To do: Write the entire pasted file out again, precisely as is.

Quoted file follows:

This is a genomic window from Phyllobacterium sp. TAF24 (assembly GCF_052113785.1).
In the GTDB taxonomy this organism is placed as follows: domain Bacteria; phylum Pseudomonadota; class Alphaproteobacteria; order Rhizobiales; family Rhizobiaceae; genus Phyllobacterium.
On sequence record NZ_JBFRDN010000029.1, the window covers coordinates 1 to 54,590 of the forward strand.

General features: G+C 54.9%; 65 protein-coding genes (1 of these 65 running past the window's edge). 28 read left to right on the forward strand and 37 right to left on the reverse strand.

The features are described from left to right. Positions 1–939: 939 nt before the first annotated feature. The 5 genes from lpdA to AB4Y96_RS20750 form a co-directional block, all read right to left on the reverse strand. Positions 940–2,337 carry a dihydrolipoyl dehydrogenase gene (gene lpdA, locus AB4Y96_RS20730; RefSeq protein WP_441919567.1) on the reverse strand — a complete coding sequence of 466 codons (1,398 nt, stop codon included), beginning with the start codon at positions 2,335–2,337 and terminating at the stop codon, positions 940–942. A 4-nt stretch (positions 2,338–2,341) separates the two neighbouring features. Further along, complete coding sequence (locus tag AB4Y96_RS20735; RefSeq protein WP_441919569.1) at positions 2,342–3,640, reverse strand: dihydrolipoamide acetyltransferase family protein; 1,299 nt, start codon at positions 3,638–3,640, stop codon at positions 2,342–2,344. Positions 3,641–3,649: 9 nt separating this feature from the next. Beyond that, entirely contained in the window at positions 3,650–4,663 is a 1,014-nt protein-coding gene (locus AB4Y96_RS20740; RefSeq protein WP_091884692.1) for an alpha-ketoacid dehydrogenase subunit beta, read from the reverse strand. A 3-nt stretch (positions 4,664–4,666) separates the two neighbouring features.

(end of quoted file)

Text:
This is a genomic window from Phyllobacterium sp. TAF24 (assembly GCF_052113785.1).
In the GTDB taxonomy this organism is placed as follows: domain Bacteria; phylum Pseudomonadota; class Alphaproteobacteria; order Rhizobiales; family Rhizobiaceae; genus Phyllobacterium.
On sequence record NZ_JBFRDN010000029.1, the window covers coordinates 1 to 54,590 of the forward strand.

General features: G+C 54.9%; 65 protein-coding genes (1 of these 65 running past the window's edge). 28 read left to right on the forward strand and 37 right to left on the reverse strand.

The features are described from left to right. Positions 1–939: 939 nt before the first annotated feature. The 5 genes from lpdA to AB4Y96_RS20750 form a co-directional block, all read right to left on the reverse strand. Positions 940–2,337 carry a dihydrolipoyl dehydrogenase gene (gene lpdA, locus AB4Y96_RS20730; RefSeq protein WP_441919567.1) on the reverse strand — a complete coding sequence of 466 codons (1,398 nt, stop codon included), beginning with the start codon at positions 2,335–2,337 and terminating at the stop codon, positions 940–942. A 4-nt stretch (positions 2,338–2,341) separates the two neighbouring features. Further along, complete coding sequence (locus tag AB4Y96_RS20735; RefSeq protein WP_441919569.1) at positions 2,342–3,640, reverse strand: dihydrolipoamide acetyltransferase family protein; 1,299 nt, start codon at positions 3,638–3,640, stop codon at positions 2,342–2,344. Positions 3,641–3,649: 9 nt separating this feature from the next. Beyond that, entirely contained in the window at positions 3,650–4,663 is a 1,014-nt protein-coding gene (locus AB4Y96_RS20740; RefSeq protein WP_091884692.1) for an alpha-ketoacid dehydrogenase subunit beta, read from the reverse strand. A 3-nt stretch (positions 4,664–4,666) separates the two neighbouring features.